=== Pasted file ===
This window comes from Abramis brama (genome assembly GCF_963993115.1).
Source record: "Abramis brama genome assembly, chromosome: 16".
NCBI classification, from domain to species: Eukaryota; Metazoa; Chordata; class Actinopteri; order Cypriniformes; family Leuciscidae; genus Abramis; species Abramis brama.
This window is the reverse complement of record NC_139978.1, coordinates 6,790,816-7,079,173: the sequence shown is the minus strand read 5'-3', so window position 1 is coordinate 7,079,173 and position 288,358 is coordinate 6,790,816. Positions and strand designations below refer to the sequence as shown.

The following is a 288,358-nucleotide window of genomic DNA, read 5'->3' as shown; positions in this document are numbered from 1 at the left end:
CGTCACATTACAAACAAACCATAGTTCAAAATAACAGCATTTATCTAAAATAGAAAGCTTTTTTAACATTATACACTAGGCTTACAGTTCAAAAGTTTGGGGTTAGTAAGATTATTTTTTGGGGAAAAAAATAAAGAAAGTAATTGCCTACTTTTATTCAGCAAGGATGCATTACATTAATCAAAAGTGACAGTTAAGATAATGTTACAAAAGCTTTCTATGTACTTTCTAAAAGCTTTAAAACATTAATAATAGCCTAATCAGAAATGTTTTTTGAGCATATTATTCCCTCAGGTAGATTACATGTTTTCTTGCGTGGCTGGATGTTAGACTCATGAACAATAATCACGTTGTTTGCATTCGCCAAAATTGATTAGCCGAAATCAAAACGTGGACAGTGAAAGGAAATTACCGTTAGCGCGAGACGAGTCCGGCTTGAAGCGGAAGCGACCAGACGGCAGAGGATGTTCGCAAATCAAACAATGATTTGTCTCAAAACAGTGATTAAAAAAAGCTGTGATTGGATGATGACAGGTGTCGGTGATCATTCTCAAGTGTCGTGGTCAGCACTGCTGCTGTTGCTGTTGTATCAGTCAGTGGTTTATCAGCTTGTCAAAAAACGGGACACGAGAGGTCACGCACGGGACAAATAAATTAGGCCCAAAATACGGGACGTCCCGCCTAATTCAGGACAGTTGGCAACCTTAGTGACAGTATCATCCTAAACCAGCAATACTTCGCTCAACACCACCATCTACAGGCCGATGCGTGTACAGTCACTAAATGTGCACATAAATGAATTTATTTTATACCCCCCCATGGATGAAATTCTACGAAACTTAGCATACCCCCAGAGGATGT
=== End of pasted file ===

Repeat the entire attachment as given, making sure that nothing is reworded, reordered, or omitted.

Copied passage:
This window comes from Abramis brama (genome assembly GCF_963993115.1).
Source record: "Abramis brama genome assembly, chromosome: 16".
NCBI classification, from domain to species: Eukaryota; Metazoa; Chordata; class Actinopteri; order Cypriniformes; family Leuciscidae; genus Abramis; species Abramis brama.
This window is the reverse complement of record NC_139978.1, coordinates 6,790,816-7,079,173: the sequence shown is the minus strand read 5'-3', so window position 1 is coordinate 7,079,173 and position 288,358 is coordinate 6,790,816. Positions and strand designations below refer to the sequence as shown.

The following is a 288,358-nucleotide window of genomic DNA, read 5'->3' as shown; positions in this document are numbered from 1 at the left end:
CGTCACATTACAAACAAACCATAGTTCAAAATAACAGCATTTATCTAAAATAGAAAGCTTTTTTAACATTATACACTAGGCTTACAGTTCAAAAGTTTGGGGTTAGTAAGATTATTTTTTGGGGAAAAAAATAAAGAAAGTAATTGCCTACTTTTATTCAGCAAGGATGCATTACATTAATCAAAAGTGACAGTTAAGATAATGTTACAAAAGCTTTCTATGTACTTTCTAAAAGCTTTAAAACATTAATAATAGCCTAATCAGAAATGTTTTTTGAGCATATTATTCCCTCAGGTAGATTACATGTTTTCTTGCGTGGCTGGATGTTAGACTCATGAACAATAATCACGTTGTTTGCATTCGCCAAAATTGATTAGCCGAAATCAAAACGTGGACAGTGAAAGGAAATTACCGTTAGCGCGAGACGAGTCCGGCTTGAAGCGGAAGCGACCAGACGGCAGAGGATGTTCGCAAATCAAACAATGATTTGTCTCAAAACAGTGATTAAAAAAAGCTGTGATTGGATGATGACAGGTGTCGGTGATCATTCTCAAGTGTCGTGGTCAGCACTGCTGCTGTTGCTGTTGTATCAGTCAGTGGTTTATCAGCTTGTCAAAAAACGGGACACGAGAGGTCACGCACGGGACAAATAAATTAGGCCCAAAATACGGGACGTCCCGCCTAATTCAGGACAGTTGGCAACCTTAGTGACAGTATCATCCTAAACCAGCAATACTTCGCTCAACACCACCATCTACAGGCCGATGCGTGTACAGTCACTAAATGTGCACATAAATGAATTTATTTTATACCCCCCCATGGATGAAATTCTACGAAACTTAGCATACCCCCAGAGGATGT